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  • Nov 12, 2020
  • Stacy Holden, Sr. Director, Industry Principal, AppFolio Property Manager
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How COVID-19 has affected resident migration in 2020

It’s safe to say that COVID-19 has changed just about everything this year, from the way we work, to how we live and interact. One thing many have speculated on is how the pandemic has impacted resident migration. Below we’ll explore some of the migratory trends we’ve seen, the reasons behind them, and what we can expect in the future.

Why & Where People are Moving

Based on the Hire a Helper COVID Migration Report, 15% of people who moved said they relocated because of COVID-19, and of those people, 37% said it was because they couldn’t afford current housing due to COVID-related loss of income, and 33% said they moved in order to shelter in place with family and friends.

One thing to note is that this data only captures professionally managed moves, and it’s suggested there are probably more people who moved during the pandemic on their own, even if only temporarily.

When it comes to where we’re seeing the most outbound migration, some cities have been hit harder than others. For instance, New York City and San Francisco have seen 80% more people moving out than moving in. Within these cities Class A properties have been impacted the most. Why? Because many of the residents residing in these apartments have jobs in industries like tech, finance, and marketing that allow them to work remotely, making it easier to move to other areas.

Rents and home sales have also been impacted. Since March, rents decreased in 41 of the top 100 metro areas in the U.S. In Manhattan, rental prices dropped by 24%, and the number of properties sold decreased by 56%. San Francisco saw a 9% decrease in June, and another 5% decrease in September.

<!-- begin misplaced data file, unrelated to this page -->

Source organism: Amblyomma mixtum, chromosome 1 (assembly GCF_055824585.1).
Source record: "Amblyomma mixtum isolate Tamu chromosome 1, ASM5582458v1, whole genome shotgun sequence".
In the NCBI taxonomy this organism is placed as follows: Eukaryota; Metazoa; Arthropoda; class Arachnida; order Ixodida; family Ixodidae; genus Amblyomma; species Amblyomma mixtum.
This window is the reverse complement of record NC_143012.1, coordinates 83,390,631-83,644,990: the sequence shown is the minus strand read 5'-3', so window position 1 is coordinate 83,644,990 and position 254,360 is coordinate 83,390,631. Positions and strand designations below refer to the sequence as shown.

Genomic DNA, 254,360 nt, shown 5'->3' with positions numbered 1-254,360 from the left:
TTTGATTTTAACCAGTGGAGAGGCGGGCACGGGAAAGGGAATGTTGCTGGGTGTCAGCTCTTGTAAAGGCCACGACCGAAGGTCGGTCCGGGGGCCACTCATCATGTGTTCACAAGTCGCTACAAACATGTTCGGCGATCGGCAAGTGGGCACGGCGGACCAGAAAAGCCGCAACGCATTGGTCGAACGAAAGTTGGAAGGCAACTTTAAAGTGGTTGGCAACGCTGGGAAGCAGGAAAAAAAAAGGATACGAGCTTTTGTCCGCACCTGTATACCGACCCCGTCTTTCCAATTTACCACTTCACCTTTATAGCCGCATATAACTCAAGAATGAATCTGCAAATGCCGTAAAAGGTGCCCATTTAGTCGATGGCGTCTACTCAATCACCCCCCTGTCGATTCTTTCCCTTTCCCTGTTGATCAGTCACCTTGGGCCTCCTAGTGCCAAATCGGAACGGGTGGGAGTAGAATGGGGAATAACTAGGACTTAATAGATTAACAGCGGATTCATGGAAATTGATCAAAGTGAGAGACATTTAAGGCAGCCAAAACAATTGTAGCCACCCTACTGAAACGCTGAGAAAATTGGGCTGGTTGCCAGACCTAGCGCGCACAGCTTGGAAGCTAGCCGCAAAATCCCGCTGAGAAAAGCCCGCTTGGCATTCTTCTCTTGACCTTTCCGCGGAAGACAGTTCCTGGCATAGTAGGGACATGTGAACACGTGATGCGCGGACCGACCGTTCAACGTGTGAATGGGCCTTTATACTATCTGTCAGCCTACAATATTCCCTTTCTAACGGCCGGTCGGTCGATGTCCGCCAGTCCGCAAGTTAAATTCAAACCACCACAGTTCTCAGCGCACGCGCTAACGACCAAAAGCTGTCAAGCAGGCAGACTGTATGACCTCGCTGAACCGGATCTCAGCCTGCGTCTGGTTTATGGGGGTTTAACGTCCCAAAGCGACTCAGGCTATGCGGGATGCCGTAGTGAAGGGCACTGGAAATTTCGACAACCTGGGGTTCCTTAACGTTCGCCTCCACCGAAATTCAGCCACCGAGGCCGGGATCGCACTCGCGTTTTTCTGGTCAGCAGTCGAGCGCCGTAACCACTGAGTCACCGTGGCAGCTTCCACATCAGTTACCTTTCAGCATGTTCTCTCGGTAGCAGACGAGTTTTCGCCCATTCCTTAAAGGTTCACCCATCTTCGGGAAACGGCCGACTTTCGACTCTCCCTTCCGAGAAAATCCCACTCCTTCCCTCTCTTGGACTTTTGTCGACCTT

But where is everyone going? For New York and San Francisco, it's largely the surrounding suburbs. Westchester county, for example, just north of New York City, saw a 112% increase in home sales. Similarly, Bay Area counties of Marin, Monterey, and Sonoma have seen an increase in housing demand.

Less densely populated states have also seen a rise in demand. Idaho saw 194% more people moving into the state than out, New Mexico saw 44% more people moving in versus out, and Delaware saw a 30% increase of people moving into the state.

What to Expect in 2021

Based on the trends we’ve seen we can say it’s likely resident migration will continue to shift. New York City and San Francisco will probably feel the effects of resident migration for a while. However, not all cities have experienced such drastic changes, and many residents are taking a “wait and see” approach and holding off on moving until things settle down. According to the National Apartment Association survey, 35% of apartment residents are transitioning to short-term or month-to-month leases.

Eventually the pandemic will subside and cities will be bustling once again. New, up-and-coming suburbs near popular metro areas may continue to see an influx of residents eager to get more space for less. For residents who work for companies that offer flexible work options, and in some cases, entirely remote employment, we may see a growing trend towards people making living decisions separately from their careers.

The pandemic has left its mark on the real estate industry, but whether resident migration will be a lasting result of the disruption remains to be seen. Regardless of where your rental properties are located, it’s best to prepare yourself with the data, insights, and technology you need to make the most of potential leasing demand and stay competitive in the year ahead.

About the author:

Stacy Holden is the Sr. Director, Industry Principal at AppFolio, a leading provider of cloud-based business software solutions in the real estate market. Stacy has over 20 years of experience in the real estate and property management industry and is an expert on leveraging technology to solve business challenges.

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